Introduction to Literary Journalism
What you can learn.
- Define what literary journalism is and how it differs from standard reportage
- Read examples from contemporary masters like Tom Wolfe, Joan Didion, and Gay Talese
- Develop skills of strong fiction writing to apply to writing about true events
- Start your own literary journalism project and get input from peers and the instructor
About this course:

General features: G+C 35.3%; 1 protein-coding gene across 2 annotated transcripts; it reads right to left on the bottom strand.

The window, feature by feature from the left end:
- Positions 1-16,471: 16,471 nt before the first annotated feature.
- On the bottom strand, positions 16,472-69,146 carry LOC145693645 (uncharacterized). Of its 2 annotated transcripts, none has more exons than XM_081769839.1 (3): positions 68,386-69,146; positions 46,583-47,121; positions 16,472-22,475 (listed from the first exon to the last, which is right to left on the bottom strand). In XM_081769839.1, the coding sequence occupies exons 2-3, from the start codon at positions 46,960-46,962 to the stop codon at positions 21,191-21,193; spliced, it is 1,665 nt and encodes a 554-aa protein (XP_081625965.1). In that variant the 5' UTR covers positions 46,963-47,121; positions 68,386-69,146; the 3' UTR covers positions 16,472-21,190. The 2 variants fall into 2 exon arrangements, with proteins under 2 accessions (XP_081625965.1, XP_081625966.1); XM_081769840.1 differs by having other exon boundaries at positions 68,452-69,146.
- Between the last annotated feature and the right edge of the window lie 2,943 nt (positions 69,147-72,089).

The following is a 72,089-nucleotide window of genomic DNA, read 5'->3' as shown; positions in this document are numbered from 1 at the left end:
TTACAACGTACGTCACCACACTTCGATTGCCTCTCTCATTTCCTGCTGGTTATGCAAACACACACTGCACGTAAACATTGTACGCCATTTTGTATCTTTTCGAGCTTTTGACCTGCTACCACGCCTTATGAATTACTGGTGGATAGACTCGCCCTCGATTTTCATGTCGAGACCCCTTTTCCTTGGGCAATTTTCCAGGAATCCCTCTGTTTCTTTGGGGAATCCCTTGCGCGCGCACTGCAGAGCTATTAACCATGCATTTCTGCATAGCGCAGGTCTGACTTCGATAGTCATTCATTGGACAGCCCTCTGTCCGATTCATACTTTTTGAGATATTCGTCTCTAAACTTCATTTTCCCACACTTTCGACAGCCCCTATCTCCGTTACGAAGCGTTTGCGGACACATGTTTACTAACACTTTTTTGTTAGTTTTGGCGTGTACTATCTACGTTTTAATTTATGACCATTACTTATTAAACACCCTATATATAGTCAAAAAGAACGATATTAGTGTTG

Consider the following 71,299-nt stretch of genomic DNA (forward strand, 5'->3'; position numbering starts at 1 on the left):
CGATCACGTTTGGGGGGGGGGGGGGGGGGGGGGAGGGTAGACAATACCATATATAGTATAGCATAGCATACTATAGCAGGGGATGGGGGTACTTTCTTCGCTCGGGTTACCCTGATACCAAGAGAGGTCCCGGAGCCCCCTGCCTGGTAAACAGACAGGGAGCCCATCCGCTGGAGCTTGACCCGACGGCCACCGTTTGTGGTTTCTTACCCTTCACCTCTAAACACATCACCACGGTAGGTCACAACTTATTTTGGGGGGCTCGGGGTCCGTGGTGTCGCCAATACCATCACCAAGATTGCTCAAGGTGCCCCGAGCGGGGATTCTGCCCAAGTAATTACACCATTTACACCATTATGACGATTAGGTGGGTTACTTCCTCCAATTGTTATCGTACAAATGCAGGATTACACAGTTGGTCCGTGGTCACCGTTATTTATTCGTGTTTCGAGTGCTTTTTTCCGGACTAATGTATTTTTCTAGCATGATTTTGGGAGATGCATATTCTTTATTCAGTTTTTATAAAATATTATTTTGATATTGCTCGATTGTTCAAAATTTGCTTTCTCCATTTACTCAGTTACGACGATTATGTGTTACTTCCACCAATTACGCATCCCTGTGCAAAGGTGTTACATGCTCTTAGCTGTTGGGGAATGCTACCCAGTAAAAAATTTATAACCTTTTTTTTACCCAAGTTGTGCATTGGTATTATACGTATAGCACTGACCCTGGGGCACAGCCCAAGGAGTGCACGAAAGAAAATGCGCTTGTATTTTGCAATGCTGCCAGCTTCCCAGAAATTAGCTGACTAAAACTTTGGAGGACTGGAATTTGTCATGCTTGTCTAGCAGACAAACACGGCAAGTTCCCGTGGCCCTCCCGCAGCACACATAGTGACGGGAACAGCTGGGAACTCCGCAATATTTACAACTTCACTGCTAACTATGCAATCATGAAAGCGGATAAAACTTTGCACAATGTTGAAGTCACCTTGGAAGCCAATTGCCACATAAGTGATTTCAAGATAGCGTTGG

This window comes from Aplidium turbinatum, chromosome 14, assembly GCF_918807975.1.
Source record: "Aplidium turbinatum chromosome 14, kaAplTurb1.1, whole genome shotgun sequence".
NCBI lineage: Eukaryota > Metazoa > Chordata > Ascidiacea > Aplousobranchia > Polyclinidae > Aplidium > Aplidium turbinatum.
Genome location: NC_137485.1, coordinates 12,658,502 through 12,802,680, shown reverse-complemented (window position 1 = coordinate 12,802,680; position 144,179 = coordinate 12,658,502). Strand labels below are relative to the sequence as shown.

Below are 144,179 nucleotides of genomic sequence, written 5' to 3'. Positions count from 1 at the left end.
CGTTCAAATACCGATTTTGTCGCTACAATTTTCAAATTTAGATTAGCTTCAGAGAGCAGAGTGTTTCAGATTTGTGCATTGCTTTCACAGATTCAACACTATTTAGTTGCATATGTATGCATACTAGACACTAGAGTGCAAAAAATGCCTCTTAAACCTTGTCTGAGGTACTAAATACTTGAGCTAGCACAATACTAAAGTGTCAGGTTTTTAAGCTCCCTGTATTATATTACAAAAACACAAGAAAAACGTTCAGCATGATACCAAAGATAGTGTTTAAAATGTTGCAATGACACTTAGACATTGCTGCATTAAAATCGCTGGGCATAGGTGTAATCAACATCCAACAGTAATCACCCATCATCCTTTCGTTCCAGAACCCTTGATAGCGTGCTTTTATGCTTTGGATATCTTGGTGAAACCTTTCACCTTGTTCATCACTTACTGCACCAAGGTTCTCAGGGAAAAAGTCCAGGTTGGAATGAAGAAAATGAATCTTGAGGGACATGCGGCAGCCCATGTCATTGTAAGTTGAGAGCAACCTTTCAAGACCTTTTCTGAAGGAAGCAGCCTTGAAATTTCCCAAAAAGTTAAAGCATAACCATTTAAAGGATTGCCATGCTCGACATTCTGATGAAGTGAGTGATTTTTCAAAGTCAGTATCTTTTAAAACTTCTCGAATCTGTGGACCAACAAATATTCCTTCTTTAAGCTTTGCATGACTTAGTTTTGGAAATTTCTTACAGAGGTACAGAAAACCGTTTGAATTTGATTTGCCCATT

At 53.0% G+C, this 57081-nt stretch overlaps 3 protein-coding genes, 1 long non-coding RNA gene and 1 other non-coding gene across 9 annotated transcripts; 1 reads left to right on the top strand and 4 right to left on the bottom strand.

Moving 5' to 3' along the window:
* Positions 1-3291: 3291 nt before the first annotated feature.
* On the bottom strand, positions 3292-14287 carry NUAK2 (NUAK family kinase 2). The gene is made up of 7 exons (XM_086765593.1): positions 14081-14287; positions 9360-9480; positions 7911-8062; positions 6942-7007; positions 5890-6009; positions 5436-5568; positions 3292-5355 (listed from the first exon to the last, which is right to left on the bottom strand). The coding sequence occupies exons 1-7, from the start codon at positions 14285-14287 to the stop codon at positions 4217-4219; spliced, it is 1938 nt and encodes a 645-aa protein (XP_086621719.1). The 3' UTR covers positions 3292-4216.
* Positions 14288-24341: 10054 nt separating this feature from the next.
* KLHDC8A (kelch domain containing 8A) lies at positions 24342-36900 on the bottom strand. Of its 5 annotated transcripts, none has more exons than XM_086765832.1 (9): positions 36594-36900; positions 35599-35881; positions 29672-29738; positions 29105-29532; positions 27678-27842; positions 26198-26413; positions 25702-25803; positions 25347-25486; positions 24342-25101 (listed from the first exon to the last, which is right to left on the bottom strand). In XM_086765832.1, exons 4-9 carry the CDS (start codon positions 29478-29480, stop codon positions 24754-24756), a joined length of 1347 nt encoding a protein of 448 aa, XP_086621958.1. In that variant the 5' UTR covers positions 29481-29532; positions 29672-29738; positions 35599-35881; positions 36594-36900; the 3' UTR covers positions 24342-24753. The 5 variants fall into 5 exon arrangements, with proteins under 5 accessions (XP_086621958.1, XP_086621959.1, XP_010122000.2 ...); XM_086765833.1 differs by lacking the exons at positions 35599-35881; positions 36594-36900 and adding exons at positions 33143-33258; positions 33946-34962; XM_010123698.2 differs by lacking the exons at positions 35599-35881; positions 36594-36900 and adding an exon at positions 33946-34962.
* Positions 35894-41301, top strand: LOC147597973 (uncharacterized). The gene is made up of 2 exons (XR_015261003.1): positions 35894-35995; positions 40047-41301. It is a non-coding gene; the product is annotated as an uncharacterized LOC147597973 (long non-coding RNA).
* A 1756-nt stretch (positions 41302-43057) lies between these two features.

Literary journalism is nonfiction prose that transcends “who, what, where and when” to give a more detailed, richer, more vivid picture of real events. It combines an immersive approach to reporting with the aims and techniques of fiction. Although this type of writing has roots in antiquity (i.e., Thucydides’s The Peloponnesian War), contemporary practitioners include Tom Wolfe, Joan Didion, John McPhee, and Gay Talese. Today, literary journalism appears in periodicals such as The New Yorker, The Atlantic Monthly, Esquire and Harper’s Magazine, as well as in the magazines or literary supplements of many major newspapers. By the end of the course, you have an understanding of the basic techniques for reporting and writing such journalism and at least one project started.